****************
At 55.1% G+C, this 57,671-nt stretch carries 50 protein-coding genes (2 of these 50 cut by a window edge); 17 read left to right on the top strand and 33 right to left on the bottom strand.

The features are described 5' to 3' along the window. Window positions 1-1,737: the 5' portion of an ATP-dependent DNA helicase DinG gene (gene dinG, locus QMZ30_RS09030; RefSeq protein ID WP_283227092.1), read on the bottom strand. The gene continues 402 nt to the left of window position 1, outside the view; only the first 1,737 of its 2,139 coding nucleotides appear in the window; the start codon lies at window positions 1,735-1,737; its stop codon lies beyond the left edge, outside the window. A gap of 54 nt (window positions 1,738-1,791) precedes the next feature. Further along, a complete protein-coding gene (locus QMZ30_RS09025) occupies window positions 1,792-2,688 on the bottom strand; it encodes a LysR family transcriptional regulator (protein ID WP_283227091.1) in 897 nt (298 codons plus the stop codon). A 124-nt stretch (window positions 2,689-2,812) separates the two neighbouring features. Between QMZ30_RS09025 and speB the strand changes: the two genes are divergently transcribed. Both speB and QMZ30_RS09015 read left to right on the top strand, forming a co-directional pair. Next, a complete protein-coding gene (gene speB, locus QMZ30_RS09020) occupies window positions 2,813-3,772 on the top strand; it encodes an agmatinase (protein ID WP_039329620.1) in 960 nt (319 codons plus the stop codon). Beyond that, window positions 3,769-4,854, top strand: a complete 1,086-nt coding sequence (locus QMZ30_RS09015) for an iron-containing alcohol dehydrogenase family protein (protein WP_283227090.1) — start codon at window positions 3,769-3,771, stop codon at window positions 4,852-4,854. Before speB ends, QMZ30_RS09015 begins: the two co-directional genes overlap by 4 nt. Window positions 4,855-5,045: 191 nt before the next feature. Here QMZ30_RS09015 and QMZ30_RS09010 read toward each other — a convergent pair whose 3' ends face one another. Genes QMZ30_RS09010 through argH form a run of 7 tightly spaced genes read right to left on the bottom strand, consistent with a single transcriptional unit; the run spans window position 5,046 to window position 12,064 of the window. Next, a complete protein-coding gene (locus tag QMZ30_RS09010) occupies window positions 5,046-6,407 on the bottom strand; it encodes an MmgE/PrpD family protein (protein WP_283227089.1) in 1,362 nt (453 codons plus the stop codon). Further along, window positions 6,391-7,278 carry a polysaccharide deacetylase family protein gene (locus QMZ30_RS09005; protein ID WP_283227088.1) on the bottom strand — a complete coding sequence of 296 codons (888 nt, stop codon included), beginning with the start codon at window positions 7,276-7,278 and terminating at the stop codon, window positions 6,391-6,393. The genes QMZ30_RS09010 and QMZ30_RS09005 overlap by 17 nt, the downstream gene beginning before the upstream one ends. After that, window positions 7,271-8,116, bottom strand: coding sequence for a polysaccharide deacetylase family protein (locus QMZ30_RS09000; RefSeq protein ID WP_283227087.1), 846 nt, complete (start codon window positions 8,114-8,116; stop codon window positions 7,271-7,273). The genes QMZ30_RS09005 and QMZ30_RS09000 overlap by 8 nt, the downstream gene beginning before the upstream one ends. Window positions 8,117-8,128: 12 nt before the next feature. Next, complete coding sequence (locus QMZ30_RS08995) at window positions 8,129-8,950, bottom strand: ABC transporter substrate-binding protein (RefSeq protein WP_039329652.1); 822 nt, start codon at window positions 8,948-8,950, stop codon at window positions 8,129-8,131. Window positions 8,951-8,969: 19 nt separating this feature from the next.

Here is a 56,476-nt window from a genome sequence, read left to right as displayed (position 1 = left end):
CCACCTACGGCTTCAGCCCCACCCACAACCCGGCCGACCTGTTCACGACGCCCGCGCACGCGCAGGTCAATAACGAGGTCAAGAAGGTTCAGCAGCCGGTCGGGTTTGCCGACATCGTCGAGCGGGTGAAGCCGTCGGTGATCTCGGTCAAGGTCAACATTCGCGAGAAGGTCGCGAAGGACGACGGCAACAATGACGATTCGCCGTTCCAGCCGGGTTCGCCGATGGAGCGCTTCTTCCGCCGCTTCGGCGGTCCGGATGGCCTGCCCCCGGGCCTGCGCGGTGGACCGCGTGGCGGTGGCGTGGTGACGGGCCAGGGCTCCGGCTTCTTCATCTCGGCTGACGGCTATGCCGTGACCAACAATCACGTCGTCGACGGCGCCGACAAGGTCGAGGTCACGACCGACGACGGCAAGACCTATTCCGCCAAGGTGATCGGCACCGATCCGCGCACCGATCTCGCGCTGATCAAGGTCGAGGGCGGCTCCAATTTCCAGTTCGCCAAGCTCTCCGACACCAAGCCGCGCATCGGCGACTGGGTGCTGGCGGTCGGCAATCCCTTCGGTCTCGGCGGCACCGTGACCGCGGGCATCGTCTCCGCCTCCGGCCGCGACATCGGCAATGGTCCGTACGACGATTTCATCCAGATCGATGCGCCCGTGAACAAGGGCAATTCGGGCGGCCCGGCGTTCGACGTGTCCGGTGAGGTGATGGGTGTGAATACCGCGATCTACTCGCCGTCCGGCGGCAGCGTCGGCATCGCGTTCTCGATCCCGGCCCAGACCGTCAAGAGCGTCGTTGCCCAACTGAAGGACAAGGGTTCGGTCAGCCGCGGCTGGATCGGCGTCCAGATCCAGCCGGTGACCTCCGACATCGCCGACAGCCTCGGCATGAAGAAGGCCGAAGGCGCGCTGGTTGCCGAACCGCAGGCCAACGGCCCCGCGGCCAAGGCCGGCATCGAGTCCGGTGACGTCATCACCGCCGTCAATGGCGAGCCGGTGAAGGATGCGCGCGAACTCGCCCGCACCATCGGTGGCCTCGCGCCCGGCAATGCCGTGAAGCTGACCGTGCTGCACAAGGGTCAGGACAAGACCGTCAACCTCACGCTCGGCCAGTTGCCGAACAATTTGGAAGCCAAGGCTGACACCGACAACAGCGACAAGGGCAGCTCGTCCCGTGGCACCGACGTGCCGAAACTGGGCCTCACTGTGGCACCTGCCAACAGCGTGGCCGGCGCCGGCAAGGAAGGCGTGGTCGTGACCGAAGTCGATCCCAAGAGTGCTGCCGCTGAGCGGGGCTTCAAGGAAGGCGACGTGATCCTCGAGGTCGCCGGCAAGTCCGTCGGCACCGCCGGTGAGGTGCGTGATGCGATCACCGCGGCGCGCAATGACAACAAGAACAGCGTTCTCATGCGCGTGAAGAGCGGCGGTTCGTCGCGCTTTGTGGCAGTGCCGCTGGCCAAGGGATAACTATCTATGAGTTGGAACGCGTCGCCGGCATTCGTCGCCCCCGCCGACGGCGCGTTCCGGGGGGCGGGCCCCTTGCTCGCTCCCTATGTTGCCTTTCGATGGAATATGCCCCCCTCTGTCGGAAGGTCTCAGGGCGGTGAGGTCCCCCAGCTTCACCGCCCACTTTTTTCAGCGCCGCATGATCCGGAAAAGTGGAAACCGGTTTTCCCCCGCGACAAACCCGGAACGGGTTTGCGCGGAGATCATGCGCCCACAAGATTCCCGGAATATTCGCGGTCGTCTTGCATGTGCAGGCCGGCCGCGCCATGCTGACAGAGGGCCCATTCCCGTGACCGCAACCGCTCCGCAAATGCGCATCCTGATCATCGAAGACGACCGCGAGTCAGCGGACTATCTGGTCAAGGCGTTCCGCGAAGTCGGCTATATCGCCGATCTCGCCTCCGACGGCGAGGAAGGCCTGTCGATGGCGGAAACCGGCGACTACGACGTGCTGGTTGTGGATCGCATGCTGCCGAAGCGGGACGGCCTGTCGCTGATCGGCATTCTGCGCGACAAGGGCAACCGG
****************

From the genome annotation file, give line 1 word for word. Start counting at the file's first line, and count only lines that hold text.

At 55.1% G+C, this 57,671-nt stretch carries 50 protein-coding genes (2 of these 50 cut by a window edge); 17 read left to right on the top strand and 33 right to left on the bottom strand.